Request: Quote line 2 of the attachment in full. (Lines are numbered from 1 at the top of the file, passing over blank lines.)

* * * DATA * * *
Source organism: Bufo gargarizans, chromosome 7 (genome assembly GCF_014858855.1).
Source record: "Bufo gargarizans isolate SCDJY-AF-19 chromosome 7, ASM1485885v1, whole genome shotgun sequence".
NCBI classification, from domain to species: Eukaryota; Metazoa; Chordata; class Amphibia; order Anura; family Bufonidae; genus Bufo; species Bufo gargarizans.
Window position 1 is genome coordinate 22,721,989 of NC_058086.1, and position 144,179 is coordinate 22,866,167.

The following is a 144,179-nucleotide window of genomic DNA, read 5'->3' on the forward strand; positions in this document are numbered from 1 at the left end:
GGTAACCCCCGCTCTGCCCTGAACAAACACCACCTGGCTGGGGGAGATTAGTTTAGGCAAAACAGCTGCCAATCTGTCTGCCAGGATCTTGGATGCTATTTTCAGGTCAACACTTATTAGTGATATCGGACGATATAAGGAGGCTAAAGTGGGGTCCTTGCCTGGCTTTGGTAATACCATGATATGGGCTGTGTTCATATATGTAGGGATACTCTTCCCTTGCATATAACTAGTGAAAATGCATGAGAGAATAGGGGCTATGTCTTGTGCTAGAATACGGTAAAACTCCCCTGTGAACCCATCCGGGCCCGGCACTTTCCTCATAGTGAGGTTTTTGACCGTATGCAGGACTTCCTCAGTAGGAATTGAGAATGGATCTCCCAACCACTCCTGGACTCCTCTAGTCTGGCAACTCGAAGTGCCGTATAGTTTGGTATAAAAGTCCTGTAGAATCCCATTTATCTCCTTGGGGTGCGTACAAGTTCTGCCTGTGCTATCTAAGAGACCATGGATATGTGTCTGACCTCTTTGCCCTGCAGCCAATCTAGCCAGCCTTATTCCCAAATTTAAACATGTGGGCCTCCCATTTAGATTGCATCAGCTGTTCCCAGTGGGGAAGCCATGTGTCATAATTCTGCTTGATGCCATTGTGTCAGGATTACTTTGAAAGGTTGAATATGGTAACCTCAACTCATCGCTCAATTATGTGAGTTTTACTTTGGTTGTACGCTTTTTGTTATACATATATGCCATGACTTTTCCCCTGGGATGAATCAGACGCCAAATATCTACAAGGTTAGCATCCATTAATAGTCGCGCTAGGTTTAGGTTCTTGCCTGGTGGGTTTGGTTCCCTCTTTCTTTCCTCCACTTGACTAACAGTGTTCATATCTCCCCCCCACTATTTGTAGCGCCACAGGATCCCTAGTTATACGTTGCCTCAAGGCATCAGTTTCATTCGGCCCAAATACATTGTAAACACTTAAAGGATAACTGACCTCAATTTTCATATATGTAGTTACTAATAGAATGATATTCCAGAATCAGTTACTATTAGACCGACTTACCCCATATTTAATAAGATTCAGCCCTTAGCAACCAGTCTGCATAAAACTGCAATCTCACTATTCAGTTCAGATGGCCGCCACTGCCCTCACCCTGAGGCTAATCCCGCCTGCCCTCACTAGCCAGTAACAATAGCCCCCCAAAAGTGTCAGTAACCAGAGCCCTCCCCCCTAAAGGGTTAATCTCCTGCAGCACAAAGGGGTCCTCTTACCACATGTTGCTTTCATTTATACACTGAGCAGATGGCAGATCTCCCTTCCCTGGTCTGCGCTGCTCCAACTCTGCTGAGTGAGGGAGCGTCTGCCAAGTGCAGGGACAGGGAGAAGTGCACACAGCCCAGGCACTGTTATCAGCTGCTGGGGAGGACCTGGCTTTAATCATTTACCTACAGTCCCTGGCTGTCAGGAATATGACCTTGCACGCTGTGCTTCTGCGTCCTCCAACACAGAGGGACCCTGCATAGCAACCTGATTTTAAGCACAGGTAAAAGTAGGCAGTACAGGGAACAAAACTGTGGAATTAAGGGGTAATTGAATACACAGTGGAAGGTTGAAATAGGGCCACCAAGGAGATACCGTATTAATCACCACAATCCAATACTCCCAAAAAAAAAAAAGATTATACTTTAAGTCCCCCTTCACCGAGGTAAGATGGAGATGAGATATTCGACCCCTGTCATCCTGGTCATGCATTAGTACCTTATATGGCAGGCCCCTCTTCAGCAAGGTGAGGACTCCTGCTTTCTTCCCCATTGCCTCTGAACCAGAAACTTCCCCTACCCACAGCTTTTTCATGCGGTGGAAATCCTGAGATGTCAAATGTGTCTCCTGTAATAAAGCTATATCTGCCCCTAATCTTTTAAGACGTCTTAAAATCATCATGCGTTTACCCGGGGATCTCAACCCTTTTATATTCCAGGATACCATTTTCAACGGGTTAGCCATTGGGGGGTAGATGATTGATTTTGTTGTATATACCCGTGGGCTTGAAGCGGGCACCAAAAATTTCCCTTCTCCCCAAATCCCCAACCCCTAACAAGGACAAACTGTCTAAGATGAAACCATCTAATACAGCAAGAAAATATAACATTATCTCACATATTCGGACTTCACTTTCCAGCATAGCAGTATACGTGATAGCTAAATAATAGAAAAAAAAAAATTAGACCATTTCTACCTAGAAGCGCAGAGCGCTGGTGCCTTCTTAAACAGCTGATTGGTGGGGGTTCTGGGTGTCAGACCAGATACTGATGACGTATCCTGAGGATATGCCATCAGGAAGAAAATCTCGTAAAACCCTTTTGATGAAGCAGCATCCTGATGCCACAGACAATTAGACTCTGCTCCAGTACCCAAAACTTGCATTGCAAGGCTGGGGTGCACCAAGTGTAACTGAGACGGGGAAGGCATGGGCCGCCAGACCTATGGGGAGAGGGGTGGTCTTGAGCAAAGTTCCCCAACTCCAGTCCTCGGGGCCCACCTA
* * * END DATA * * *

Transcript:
Source record: "Bufo gargarizans isolate SCDJY-AF-19 chromosome 7, ASM1485885v1, whole genome shotgun sequence".